This is actually a famous comedy routine that Abbott & Costello, The Three Stooges and even Charlie Chaplin did. In fact Chaplin may have been the first to put it on-screen in his comedy "The Floorwalker" (1916).

"Duck Soup" has other inspired moments such was when Harpo dresses up as Paul Revere, riding through town to get help, when he notices a pretty blonde undressing, about to take a bath. Naturally Hapro forgets all about the war and chases down the lady. A running gag in the movie involves Harpo as Groucho's driver. Harpo sits on a motorcycle with a side car, which is where Groucho sits. Every time Harpo drives off the side car stays behind.

In the movie's last sequence, a battle scene, we see Groucho change costumes within a scene. One moment he is wearing a Confederate Civil War uniform, the camera cuts away and then he is wearing a British palace guard uniform and this happens a few more times within the sequence. While it is physically impossible thus making it funny it is also serving as a commentary. Through out history there has always been wars even "wars to end all wars" but wars continue to come. The only difference is the costumes.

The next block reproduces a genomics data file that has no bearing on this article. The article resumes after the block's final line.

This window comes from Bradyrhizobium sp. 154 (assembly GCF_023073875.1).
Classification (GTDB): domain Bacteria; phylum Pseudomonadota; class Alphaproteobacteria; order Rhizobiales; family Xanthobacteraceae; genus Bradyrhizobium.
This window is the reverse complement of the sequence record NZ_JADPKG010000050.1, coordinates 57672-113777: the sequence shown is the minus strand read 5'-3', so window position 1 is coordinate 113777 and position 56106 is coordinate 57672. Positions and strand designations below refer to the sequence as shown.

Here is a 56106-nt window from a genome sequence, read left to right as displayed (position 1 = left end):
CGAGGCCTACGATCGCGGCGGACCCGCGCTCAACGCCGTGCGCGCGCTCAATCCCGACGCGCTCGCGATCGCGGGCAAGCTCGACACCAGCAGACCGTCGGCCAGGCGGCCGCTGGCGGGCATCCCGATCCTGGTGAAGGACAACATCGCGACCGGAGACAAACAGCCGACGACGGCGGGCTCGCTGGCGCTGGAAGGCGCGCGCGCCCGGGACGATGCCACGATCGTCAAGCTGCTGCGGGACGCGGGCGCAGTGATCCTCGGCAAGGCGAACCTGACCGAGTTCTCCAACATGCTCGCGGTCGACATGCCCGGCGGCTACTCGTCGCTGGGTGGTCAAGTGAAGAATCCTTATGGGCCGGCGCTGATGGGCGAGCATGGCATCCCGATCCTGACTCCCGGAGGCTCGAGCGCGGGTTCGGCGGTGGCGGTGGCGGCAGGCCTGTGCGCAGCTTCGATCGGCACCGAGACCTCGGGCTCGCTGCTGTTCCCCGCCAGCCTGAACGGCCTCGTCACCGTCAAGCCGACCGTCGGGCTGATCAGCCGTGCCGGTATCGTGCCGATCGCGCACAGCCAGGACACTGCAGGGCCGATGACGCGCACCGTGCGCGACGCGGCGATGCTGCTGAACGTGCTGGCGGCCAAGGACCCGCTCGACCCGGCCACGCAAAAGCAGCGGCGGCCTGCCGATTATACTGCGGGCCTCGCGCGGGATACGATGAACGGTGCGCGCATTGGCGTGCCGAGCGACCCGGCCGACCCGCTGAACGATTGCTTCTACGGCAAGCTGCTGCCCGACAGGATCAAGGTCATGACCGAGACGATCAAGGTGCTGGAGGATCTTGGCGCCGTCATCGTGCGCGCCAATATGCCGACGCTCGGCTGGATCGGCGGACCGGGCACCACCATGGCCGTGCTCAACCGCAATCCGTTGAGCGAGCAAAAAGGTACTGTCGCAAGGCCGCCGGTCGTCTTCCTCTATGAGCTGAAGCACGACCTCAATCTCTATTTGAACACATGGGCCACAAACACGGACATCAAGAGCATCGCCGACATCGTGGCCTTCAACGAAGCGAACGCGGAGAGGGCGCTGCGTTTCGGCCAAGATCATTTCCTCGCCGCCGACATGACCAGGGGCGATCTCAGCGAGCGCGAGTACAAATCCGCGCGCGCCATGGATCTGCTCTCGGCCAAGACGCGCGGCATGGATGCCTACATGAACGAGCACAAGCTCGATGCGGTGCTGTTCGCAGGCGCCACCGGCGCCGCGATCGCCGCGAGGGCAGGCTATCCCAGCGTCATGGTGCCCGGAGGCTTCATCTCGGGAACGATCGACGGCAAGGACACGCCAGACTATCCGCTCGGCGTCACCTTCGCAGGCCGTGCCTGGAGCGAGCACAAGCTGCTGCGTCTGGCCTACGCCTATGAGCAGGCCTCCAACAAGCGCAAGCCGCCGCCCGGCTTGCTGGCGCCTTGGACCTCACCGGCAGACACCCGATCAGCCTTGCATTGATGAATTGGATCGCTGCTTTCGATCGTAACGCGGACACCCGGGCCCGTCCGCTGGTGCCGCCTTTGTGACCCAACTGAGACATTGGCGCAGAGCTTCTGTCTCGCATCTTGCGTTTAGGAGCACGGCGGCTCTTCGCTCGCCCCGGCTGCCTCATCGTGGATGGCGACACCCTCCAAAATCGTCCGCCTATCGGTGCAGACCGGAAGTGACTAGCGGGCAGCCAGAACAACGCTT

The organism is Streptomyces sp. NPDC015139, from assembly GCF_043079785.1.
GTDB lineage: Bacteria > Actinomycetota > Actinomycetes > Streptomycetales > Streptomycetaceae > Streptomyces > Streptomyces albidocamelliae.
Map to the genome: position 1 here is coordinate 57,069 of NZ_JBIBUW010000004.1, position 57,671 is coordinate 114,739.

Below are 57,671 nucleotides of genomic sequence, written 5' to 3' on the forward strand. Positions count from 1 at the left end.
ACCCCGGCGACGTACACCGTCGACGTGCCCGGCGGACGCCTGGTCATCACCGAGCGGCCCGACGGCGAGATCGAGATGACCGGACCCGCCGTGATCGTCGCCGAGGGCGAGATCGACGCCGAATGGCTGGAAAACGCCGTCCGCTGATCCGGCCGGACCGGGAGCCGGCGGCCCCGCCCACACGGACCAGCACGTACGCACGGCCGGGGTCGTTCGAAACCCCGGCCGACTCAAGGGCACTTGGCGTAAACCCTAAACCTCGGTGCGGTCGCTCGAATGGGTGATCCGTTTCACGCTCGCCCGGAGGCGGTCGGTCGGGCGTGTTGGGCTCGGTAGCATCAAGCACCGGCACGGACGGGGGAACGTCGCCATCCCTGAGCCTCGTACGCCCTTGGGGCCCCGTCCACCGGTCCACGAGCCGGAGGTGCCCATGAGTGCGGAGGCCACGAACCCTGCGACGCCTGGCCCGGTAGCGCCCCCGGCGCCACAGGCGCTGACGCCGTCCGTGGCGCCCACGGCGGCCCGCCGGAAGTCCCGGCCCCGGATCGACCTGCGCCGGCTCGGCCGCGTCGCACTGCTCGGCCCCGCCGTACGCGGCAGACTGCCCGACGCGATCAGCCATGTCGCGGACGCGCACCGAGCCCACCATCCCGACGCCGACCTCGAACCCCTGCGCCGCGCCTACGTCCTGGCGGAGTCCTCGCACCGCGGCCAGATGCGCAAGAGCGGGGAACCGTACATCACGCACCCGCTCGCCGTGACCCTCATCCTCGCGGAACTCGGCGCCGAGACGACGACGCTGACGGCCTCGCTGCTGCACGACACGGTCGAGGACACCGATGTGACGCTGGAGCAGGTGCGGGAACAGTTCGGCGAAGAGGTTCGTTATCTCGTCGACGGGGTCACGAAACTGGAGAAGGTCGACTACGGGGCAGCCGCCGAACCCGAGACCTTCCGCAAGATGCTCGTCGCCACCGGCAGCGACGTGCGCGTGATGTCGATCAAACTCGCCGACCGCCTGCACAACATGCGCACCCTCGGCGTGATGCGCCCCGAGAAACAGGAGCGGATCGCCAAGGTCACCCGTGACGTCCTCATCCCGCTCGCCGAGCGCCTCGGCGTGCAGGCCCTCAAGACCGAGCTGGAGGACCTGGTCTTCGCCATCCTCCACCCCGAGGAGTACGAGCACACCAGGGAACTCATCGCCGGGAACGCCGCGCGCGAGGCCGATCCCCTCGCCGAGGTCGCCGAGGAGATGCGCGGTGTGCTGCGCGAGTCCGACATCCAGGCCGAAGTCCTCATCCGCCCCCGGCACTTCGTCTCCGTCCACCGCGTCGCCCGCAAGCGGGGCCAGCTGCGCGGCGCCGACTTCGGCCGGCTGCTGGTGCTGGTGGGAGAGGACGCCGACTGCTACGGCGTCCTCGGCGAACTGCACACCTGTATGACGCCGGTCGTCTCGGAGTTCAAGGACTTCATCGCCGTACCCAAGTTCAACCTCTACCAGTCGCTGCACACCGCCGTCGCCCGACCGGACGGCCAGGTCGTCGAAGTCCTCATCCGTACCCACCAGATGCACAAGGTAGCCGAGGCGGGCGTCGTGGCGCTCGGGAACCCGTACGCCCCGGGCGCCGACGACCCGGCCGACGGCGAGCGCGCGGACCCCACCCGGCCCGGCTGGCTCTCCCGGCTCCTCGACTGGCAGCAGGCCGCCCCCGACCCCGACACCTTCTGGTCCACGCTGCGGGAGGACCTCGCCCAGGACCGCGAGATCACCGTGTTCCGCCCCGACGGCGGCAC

Although the movie is now a critical and audience favorite, many feel it is the best movie the Marx Brothers were ever in, it was not their most successful film at the box-office. It failed in comparison to their previous movie, "Horse Feathers" (1932). This was also the last movie the brothers made for Paramount Pictures. And finally it is the last movie the four Marx Brothers would appear in together. Zeppo would leave the act feeling there wasn't much for him to do. He was suppose to be the straight man of the team.